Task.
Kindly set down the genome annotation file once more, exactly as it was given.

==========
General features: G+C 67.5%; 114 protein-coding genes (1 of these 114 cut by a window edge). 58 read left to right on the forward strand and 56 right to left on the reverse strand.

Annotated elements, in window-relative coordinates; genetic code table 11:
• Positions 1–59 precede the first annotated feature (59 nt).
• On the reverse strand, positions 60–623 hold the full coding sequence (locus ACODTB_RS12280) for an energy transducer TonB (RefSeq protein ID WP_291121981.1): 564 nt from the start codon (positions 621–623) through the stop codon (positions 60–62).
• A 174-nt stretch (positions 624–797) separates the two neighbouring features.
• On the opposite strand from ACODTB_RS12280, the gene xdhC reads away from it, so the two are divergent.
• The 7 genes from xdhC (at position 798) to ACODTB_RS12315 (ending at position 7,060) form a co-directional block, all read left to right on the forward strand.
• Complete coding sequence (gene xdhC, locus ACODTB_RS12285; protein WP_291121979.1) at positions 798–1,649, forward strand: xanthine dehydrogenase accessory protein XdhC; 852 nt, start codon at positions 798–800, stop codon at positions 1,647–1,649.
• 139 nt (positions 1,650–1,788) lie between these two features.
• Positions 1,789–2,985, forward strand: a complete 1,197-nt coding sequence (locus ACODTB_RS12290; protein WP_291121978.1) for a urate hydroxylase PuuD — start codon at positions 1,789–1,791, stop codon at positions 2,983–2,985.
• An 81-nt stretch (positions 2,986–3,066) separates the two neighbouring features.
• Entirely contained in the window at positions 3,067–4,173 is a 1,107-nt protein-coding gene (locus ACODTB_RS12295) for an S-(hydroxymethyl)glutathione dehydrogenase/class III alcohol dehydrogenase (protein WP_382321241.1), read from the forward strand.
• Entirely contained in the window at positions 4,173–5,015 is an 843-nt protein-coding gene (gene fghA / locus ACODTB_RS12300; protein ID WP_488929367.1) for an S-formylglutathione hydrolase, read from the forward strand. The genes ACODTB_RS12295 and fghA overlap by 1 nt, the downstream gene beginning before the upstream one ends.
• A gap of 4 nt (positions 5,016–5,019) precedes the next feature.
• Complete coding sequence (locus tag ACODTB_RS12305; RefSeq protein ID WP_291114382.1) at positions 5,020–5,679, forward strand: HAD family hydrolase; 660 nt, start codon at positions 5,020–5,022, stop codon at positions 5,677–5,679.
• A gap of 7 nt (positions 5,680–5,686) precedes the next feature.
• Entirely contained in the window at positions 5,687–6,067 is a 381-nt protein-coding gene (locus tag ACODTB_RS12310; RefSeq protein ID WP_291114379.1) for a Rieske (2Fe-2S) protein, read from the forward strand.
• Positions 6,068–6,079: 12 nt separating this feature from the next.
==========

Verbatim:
General features: G+C 67.5%; 114 protein-coding genes (1 of these 114 cut by a window edge). 58 read left to right on the forward strand and 56 right to left on the reverse strand.

Annotated elements, in window-relative coordinates; genetic code table 11:
• Positions 1–59 precede the first annotated feature (59 nt).
• On the reverse strand, positions 60–623 hold the full coding sequence (locus ACODTB_RS12280) for an energy transducer TonB (RefSeq protein ID WP_291121981.1): 564 nt from the start codon (positions 621–623) through the stop codon (positions 60–62).
• A 174-nt stretch (positions 624–797) separates the two neighbouring features.
• On the opposite strand from ACODTB_RS12280, the gene xdhC reads away from it, so the two are divergent.
• The 7 genes from xdhC (at position 798) to ACODTB_RS12315 (ending at position 7,060) form a co-directional block, all read left to right on the forward strand.
• Complete coding sequence (gene xdhC, locus ACODTB_RS12285; protein WP_291121979.1) at positions 798–1,649, forward strand: xanthine dehydrogenase accessory protein XdhC; 852 nt, start codon at positions 798–800, stop codon at positions 1,647–1,649.
• 139 nt (positions 1,650–1,788) lie between these two features.
• Positions 1,789–2,985, forward strand: a complete 1,197-nt coding sequence (locus ACODTB_RS12290; protein WP_291121978.1) for a urate hydroxylase PuuD — start codon at positions 1,789–1,791, stop codon at positions 2,983–2,985.
• An 81-nt stretch (positions 2,986–3,066) separates the two neighbouring features.
• Entirely contained in the window at positions 3,067–4,173 is a 1,107-nt protein-coding gene (locus ACODTB_RS12295) for an S-(hydroxymethyl)glutathione dehydrogenase/class III alcohol dehydrogenase (protein WP_382321241.1), read from the forward strand.
• Entirely contained in the window at positions 4,173–5,015 is an 843-nt protein-coding gene (gene fghA / locus ACODTB_RS12300; protein ID WP_488929367.1) for an S-formylglutathione hydrolase, read from the forward strand. The genes ACODTB_RS12295 and fghA overlap by 1 nt, the downstream gene beginning before the upstream one ends.
• A gap of 4 nt (positions 5,016–5,019) precedes the next feature.
• Complete coding sequence (locus tag ACODTB_RS12305; RefSeq protein ID WP_291114382.1) at positions 5,020–5,679, forward strand: HAD family hydrolase; 660 nt, start codon at positions 5,020–5,022, stop codon at positions 5,677–5,679.
• A gap of 7 nt (positions 5,680–5,686) precedes the next feature.
• Entirely contained in the window at positions 5,687–6,067 is a 381-nt protein-coding gene (locus tag ACODTB_RS12310; RefSeq protein ID WP_291114379.1) for a Rieske (2Fe-2S) protein, read from the forward strand.
• Positions 6,068–6,079: 12 nt separating this feature from the next.